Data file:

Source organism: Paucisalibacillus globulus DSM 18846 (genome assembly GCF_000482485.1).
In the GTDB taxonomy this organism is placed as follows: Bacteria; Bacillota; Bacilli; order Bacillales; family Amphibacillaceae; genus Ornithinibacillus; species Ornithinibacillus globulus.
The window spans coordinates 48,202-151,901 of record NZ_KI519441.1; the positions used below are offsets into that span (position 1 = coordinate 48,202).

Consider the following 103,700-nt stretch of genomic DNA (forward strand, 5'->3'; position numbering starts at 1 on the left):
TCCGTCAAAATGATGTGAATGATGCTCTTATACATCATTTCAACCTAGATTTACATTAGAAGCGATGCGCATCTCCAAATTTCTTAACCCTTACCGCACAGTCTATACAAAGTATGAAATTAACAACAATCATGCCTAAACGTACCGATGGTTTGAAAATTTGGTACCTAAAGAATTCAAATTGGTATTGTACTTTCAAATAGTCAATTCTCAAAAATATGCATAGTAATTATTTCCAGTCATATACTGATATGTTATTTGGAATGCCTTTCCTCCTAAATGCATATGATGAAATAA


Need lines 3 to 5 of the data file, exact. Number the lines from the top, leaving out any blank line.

The window spans coordinates 48,202-151,901 of record NZ_KI519441.1; the positions used below are offsets into that span (position 1 = coordinate 48,202).

Consider the following 103,700-nt stretch of genomic DNA (forward strand, 5'->3'; position numbering starts at 1 on the left):
TCCGTCAAAATGATGTGAATGATGCTCTTATACATCATTTCAACCTAGATTTACATTAGAAGCGATGCGCATCTCCAAATTTCTTAACCCTTACCGCACAGTCTATACAAAGTATGAAATTAACAACAATCATGCCTAAACGTACCGATGGTTTGAAAATTTGGTACCTAAAGAATTCAAATTGGTATTGTACTTTCAAATAGTCAATTCTCAAAAATATGCATAGTAATTATTTCCAGTCATATACTGATATGTTATTTGGAATGCCTTTCCTCCTAAATGCATATGATGAAATAA